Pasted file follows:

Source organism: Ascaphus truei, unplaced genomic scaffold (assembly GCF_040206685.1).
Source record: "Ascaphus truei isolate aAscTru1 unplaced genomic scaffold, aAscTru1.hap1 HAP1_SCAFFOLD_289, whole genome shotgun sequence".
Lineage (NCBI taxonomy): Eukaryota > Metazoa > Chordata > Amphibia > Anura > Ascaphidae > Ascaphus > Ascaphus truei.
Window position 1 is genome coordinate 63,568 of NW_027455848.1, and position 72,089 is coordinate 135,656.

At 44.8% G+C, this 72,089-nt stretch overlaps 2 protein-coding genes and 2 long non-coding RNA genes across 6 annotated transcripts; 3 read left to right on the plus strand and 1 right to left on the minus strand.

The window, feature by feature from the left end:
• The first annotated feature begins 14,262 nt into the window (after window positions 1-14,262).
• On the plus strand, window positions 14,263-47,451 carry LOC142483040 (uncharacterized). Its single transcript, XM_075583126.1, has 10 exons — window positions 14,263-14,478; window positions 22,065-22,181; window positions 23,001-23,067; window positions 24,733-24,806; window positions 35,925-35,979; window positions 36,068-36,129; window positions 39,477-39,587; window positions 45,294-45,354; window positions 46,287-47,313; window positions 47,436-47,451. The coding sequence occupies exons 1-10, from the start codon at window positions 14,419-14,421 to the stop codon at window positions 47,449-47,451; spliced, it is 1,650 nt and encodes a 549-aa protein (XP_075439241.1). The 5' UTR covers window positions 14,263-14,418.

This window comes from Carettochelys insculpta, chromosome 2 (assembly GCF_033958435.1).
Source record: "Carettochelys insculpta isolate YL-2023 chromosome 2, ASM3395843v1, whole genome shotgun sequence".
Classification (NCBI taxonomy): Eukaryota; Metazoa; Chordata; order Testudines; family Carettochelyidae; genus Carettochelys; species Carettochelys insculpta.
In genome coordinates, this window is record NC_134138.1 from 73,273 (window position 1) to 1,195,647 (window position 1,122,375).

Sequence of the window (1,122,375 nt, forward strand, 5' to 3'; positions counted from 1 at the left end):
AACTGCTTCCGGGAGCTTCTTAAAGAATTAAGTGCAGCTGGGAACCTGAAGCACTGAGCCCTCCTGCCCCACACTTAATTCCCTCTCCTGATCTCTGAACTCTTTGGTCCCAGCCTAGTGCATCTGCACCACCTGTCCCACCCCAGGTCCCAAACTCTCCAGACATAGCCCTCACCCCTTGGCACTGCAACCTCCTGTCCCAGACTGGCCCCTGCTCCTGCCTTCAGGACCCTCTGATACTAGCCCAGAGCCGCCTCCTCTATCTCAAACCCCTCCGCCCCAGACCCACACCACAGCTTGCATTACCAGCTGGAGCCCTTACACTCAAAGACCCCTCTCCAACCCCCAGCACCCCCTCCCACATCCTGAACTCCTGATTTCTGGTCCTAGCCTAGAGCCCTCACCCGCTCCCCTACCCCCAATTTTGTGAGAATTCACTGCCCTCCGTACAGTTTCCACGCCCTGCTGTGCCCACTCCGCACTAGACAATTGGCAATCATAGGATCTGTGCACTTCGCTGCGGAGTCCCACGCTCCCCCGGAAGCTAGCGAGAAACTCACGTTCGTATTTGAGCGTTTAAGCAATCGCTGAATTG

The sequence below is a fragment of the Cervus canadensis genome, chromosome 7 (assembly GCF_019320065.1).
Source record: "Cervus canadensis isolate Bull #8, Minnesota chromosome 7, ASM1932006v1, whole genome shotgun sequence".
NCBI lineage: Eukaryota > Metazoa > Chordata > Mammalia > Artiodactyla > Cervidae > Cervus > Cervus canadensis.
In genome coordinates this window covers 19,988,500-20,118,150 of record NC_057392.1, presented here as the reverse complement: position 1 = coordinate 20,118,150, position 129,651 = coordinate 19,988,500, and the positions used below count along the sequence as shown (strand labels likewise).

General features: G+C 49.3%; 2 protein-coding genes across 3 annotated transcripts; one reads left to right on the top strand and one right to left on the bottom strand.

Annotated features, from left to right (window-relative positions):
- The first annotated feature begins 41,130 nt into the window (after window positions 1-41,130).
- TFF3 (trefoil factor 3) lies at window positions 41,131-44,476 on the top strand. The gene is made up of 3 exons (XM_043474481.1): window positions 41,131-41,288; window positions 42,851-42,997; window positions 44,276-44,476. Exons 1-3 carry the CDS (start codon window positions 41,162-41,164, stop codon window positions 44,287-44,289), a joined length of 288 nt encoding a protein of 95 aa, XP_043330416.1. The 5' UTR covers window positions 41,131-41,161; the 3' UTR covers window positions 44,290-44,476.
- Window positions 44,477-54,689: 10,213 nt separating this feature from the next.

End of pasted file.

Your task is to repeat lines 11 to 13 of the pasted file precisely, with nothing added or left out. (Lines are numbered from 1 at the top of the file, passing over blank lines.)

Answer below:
Classification (NCBI taxonomy): Eukaryota; Metazoa; Chordata; order Testudines; family Carettochelyidae; genus Carettochelys; species Carettochelys insculpta.
In genome coordinates, this window is record NC_134138.1 from 73,273 (window position 1) to 1,195,647 (window position 1,122,375).

Sequence of the window (1,122,375 nt, forward strand, 5' to 3'; positions counted from 1 at the left end):